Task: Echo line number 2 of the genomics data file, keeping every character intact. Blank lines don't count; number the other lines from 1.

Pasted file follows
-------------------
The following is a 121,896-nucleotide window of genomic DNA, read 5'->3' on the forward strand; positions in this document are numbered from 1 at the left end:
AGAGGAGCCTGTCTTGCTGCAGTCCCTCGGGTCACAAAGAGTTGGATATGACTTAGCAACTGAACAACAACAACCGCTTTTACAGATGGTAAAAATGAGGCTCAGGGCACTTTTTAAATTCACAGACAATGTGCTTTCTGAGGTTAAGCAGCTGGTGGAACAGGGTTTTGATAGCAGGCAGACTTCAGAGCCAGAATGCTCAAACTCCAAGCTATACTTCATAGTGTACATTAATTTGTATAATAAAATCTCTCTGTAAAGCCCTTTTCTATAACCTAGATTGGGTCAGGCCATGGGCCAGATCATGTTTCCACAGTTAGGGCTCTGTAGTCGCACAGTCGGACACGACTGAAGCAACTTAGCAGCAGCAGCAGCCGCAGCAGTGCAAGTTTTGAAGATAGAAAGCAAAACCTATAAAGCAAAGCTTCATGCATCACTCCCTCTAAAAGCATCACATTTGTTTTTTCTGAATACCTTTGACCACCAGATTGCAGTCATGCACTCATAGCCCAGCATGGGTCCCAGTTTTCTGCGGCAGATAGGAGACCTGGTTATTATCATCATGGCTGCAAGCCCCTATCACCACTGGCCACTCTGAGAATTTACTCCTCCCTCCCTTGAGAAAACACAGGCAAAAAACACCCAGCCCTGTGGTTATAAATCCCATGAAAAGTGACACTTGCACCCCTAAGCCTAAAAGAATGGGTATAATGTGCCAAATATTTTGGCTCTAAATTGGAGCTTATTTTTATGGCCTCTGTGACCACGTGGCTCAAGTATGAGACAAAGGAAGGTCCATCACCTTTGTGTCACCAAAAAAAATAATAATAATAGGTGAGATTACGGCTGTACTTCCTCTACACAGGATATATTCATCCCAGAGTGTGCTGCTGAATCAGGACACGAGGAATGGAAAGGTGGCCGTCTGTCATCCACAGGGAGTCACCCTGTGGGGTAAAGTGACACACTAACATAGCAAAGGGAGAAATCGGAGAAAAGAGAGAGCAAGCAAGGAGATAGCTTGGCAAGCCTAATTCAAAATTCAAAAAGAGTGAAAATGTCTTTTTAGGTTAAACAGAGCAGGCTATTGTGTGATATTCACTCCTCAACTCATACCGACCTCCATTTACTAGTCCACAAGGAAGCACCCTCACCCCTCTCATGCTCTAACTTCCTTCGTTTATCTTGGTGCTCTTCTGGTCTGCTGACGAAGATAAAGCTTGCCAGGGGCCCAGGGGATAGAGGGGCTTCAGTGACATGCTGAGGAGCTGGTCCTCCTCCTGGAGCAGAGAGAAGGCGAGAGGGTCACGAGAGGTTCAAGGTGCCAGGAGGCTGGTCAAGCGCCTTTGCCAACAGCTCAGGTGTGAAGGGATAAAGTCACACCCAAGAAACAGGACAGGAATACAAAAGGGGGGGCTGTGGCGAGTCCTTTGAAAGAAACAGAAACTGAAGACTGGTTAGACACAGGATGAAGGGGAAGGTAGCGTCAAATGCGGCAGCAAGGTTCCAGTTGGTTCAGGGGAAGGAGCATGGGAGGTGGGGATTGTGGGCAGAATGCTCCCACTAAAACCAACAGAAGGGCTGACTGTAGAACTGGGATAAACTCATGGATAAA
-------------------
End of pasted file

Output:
AGAGGAGCCTGTCTTGCTGCAGTCCCTCGGGTCACAAAGAGTTGGATATGACTTAGCAACTGAACAACAACAACCGCTTTTACAGATGGTAAAAATGAGGCTCAGGGCACTTTTTAAATTCACAGACAATGTGCTTTCTGAGGTTAAGCAGCTGGTGGAACAGGGTTTTGATAGCAGGCAGACTTCAGAGCCAGAATGCTCAAACTCCAAGCTATACTTCATAGTGTACATTAATTTGTATAATAAAATCTCTCTGTAAAGCCCTTTTCTATAACCTAGATTGGGTCAGGCCATGGGCCAGATCATGTTTCCACAGTTAGGGCTCTGTAGTCGCACAGTCGGACACGACTGAAGCAACTTAGCAGCAGCAGCAGCCGCAGCAGTGCAAGTTTTGAAGATAGAAAGCAAAACCTATAAAGCAAAGCTTCATGCATCACTCCCTCTAAAAGCATCACATTTGTTTTTTCTGAATACCTTTGACCACCAGATTGCAGTCATGCACTCATAGCCCAGCATGGGTCCCAGTTTTCTGCGGCAGATAGGAGACCTGGTTATTATCATCATGGCTGCAAGCCCCTATCACCACTGGCCACTCTGAGAATTTACTCCTCCCTCCCTTGAGAAAACACAGGCAAAAAACACCCAGCCCTGTGGTTATAAATCCCATGAAAAGTGACACTTGCACCCCTAAGCCTAAAAGAATGGGTATAATGTGCCAAATATTTTGGCTCTAAATTGGAGCTTATTTTTATGGCCTCTGTGACCACGTGGCTCAAGTATGAGACAAAGGAAGGTCCATCACCTTTGTGTCACCAAAAAAAATAATAATAATAGGTGAGATTACGGCTGTACTTCCTCTACACAGGATATATTCATCCCAGAGTGTGCTGCTGAATCAGGACACGAGGAATGGAAAGGTGGCCGTCTGTCATCCACAGGGAGTCACCCTGTGGGGTAAAGTGACACACTAACATAGCAAAGGGAGAAATCGGAGAAAAGAGAGAGCAAGCAAGGAGATAGCTTGGCAAGCCTAATTCAAAATTCAAAAAGAGTGAAAATGTCTTTTTAGGTTAAACAGAGCAGGCTATTGTGTGATATTCACTCCTCAACTCATACCGACCTCCATTTACTAGTCCACAAGGAAGCACCCTCACCCCTCTCATGCTCTAACTTCCTTCGTTTATCTTGGTGCTCTTCTGGTCTGCTGACGAAGATAAAGCTTGCCAGGGGCCCAGGGGATAGAGGGGCTTCAGTGACATGCTGAGGAGCTGGTCCTCCTCCTGGAGCAGAGAGAAGGCGAGAGGGTCACGAGAGGTTCAAGGTGCCAGGAGGCTGGTCAAGCGCCTTTGCCAACAGCTCAGGTGTGAAGGGATAAAGTCACACCCAAGAAACAGGACAGGAATACAAAAGGGGGGGCTGTGGCGAGTCCTTTGAAAGAAACAGAAACTGAAGACTGGTTAGACACAGGATGAAGGGGAAGGTAGCGTCAAATGCGGCAGCAAGGTTCCAGTTGGTTCAGGGGAAGGAGCATGGGAGGTGGGGATTGTGGGCAGAATGCTCCCACTAAAACCAACAGAAGGGCTGACTGTAGAACTGGGATAAACTCATGGATAAA